“If it wasn’t for the politics we’d be fine” Why is ICZM so difficult?

Ms Maree Fudge1

1University Of Tasmania, West Hobart, Australia


Citizen involvement and participation has become a central tenet of integrated marine and coastal zone management and is increasingly demanded by community members with high stakes in the coast and shared marine environments.  Participation is commonly held to be a solution to the complexity of integrated management. Implementation and progress in integrated management remains slow and uneven in both Canada and Australia, regarded as leaders in their commitments to integrated governance of the marine estate.  Conflict between marine users is still common, and levels of ‘community’ trust in governments, regulation and policy remains low. In the coastal zone and integrated marine governance literature, researchers and practitioners come up again the problem of ‘politics’ and the institutional constraints to integrated management approaches. In this session I will present my examination of the influence of the participation norm on integrated coastal zone and marine management and discuss how this norm may be constraining the capacity of researchers and policy makers to effectively involve citizens and stakeholders in integrated decision-making and management of shared coastal zones and marine environments.


Maree is a social researcher and evaluation consultant (see https://www.facebook.com/pg/WaterwaySocialResearch/posts/?ref=page_internal) & http://rdspartners.com.au/about-us/the-team/maree-fudge/).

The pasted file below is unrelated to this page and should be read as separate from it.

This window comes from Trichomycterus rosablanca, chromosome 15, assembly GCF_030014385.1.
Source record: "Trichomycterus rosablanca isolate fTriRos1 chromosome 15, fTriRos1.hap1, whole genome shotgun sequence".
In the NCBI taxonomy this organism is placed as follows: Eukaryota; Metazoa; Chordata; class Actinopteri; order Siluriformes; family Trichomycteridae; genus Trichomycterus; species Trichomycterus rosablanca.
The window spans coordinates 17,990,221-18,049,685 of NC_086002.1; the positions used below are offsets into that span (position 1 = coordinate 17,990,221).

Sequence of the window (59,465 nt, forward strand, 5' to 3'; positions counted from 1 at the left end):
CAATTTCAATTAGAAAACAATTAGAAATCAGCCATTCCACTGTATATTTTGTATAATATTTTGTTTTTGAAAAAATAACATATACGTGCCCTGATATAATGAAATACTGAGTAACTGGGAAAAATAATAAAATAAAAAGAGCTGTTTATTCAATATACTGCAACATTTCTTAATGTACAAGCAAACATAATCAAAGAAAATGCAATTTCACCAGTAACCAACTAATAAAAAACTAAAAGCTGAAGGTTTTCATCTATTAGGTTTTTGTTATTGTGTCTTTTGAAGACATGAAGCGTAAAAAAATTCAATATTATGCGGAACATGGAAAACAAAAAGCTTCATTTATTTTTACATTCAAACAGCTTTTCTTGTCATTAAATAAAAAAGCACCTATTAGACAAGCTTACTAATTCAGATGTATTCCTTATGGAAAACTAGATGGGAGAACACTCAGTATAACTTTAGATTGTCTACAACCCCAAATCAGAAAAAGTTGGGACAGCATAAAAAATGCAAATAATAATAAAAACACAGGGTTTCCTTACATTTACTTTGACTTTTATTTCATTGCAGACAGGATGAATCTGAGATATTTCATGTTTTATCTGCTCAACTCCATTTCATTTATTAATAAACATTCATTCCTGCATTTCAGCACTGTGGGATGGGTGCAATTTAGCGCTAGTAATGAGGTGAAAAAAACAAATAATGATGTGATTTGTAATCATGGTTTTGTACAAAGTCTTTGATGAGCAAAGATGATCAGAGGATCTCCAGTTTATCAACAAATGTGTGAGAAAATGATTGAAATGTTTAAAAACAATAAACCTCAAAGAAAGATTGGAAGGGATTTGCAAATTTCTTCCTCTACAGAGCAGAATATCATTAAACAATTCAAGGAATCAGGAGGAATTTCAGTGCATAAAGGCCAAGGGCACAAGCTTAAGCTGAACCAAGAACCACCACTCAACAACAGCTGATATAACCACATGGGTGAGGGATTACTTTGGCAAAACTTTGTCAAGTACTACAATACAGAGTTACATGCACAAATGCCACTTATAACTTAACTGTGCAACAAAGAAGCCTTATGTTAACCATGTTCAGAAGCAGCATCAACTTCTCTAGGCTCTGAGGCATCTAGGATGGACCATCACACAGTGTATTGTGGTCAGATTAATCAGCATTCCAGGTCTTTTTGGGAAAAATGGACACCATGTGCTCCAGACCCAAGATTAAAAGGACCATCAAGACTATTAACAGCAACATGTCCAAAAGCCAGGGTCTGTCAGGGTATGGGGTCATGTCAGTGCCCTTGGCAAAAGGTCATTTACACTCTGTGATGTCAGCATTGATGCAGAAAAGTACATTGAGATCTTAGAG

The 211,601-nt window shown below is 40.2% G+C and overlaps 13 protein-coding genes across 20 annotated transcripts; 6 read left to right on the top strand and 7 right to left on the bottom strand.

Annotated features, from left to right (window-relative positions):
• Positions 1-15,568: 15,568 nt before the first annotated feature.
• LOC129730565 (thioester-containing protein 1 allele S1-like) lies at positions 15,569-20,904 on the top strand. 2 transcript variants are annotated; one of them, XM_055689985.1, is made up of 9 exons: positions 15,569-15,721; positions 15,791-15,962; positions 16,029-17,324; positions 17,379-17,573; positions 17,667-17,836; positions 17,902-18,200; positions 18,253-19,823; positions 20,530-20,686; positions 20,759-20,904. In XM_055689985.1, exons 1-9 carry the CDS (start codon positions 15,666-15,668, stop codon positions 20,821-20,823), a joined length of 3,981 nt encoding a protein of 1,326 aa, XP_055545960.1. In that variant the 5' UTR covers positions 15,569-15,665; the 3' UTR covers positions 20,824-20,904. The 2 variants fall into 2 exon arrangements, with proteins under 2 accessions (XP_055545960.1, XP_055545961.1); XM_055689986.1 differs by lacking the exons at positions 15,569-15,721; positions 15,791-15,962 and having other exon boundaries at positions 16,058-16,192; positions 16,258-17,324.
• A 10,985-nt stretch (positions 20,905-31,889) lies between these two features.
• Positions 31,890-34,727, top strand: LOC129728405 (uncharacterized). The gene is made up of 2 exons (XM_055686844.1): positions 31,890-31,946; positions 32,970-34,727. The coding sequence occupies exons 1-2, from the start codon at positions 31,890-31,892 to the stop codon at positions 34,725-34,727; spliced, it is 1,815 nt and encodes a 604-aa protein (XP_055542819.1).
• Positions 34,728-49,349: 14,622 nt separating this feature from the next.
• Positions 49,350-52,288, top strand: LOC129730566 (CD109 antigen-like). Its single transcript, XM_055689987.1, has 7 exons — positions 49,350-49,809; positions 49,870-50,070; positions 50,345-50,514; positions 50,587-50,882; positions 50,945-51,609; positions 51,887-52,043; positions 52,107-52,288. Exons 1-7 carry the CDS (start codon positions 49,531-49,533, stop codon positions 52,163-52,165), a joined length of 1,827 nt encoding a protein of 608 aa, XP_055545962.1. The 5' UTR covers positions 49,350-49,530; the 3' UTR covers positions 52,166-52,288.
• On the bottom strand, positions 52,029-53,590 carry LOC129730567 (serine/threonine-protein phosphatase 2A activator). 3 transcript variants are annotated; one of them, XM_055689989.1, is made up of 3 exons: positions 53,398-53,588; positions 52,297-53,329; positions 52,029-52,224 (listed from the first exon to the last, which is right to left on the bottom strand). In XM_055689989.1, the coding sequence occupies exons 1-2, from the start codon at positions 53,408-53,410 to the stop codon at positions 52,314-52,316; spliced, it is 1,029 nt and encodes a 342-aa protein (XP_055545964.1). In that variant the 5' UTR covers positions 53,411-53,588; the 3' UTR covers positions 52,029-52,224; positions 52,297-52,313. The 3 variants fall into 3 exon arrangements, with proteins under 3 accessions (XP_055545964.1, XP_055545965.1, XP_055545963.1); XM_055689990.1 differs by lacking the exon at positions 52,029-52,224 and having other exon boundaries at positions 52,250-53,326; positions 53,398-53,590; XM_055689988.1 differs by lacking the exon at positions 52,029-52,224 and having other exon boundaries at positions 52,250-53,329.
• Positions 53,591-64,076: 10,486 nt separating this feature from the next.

Maree is just over halfway through her PhD Candidature through the Centre for Marine Socioecology, Institute for Marine and Antarctic Studies, University of Tasmania (http://marinesocioecology.org/).

Maree’s PhD project is a critique of participatory governance for integrated coastal zone management (ICZM).  Her research is an examination of the limits and constraints of citizen participation as a political process. She is comparing the experiences of attempts at participation in ICZM in South East Tasmania and Southwest New Brunswick, Canada (the Bay of Fundy).

About the Association

The Australian Coastal Society (ACS) was initiated at the Coast to Coast Conference in Tasmania in 2004. The idea was floated as a means for those interested in coastal matters to communicate between conferences and where possible take resolutions of the conference to appropriate levels of government.

The idea was discussed further at the Coast to Coast Conference in Melbourne in 2006 and it was agreed that Bruce Thom develop a constitution of a company limited by guarantee that would operate on a national basis.

This plan was accomplished and in 2008 at the Coast to Coast Conference in Darwin the constitution was ratified and an Executive appointed. The company received charitable status in 2011.

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